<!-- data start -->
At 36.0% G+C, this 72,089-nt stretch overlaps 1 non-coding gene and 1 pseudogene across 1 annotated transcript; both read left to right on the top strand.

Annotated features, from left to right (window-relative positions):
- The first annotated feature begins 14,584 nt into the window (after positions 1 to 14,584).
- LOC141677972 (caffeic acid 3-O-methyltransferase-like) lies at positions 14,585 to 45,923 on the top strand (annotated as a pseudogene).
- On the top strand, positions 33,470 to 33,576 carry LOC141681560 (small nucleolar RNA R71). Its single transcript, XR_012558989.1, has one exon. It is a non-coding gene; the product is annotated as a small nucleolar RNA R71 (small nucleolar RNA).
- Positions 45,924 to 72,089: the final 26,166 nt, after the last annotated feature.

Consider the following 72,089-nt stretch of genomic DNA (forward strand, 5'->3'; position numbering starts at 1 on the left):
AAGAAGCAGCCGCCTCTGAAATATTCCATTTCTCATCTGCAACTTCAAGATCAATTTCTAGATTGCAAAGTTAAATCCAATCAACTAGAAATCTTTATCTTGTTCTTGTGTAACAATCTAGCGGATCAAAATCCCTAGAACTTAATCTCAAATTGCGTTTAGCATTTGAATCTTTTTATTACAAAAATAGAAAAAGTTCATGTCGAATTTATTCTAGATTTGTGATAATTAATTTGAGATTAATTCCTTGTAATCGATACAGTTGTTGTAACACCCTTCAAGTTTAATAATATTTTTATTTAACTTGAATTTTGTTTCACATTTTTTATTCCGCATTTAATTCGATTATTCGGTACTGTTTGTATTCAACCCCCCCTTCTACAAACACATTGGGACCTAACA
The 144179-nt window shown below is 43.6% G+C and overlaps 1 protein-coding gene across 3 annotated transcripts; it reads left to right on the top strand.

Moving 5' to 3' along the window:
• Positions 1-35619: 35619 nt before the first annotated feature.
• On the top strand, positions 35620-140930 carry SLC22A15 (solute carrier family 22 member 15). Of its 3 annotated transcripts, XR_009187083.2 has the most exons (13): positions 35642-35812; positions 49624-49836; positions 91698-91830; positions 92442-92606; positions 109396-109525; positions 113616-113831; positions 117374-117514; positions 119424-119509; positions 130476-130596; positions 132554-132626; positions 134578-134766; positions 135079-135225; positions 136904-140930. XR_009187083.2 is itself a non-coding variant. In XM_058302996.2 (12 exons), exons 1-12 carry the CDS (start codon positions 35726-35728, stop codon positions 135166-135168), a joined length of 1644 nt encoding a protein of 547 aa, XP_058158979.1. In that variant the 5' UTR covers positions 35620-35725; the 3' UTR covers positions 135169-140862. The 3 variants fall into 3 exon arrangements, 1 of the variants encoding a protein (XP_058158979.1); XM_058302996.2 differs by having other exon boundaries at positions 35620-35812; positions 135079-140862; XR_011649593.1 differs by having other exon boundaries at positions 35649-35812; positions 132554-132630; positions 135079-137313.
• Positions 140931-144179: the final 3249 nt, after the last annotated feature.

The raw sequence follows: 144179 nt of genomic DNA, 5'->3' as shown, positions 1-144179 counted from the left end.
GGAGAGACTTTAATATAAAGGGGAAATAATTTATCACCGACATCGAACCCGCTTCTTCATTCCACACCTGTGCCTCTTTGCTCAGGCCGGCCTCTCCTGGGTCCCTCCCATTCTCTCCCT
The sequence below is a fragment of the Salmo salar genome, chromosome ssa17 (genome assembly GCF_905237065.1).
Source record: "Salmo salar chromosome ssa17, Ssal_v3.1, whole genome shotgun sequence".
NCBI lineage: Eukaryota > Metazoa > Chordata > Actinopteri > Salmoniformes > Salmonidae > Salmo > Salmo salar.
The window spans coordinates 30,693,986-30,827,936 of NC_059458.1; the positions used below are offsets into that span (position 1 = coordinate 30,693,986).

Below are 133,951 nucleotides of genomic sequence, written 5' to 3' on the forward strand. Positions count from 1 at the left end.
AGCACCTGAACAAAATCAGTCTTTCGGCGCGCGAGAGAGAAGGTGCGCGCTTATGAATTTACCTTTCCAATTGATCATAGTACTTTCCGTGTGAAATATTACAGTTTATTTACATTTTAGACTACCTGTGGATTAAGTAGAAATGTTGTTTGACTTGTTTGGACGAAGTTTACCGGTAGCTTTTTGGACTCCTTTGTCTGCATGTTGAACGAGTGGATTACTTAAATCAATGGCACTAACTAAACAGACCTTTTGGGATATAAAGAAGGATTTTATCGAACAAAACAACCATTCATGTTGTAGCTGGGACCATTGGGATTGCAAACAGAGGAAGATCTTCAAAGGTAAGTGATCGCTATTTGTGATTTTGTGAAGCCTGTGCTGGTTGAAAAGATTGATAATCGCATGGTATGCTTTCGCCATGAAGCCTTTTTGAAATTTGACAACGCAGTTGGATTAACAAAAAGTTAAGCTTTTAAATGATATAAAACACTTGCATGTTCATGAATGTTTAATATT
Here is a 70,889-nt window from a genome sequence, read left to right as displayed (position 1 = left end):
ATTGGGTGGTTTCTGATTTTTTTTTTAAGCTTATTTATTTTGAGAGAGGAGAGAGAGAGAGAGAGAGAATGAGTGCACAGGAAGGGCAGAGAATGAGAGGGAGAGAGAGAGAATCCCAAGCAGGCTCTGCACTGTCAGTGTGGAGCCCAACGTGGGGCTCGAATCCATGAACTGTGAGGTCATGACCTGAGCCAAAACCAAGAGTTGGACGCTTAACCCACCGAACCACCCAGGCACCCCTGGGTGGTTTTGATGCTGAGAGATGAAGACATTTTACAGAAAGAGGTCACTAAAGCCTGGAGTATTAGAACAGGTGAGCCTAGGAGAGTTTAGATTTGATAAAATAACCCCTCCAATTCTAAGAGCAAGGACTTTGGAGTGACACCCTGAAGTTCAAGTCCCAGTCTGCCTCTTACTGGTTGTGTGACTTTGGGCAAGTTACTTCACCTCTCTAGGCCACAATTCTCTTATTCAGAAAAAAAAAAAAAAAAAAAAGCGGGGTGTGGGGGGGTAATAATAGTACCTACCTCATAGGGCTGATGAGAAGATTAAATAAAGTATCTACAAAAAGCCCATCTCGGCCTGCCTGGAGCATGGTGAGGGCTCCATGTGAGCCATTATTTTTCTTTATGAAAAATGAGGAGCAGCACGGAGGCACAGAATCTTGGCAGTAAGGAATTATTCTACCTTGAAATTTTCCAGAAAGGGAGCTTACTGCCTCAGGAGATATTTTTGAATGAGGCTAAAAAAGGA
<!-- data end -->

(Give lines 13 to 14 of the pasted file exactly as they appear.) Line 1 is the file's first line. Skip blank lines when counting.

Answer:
• Positions 140931-144179: the final 3249 nt, after the last annotated feature.

The raw sequence follows: 144179 nt of genomic DNA, 5'->3' as shown, positions 1-144179 counted from the left end.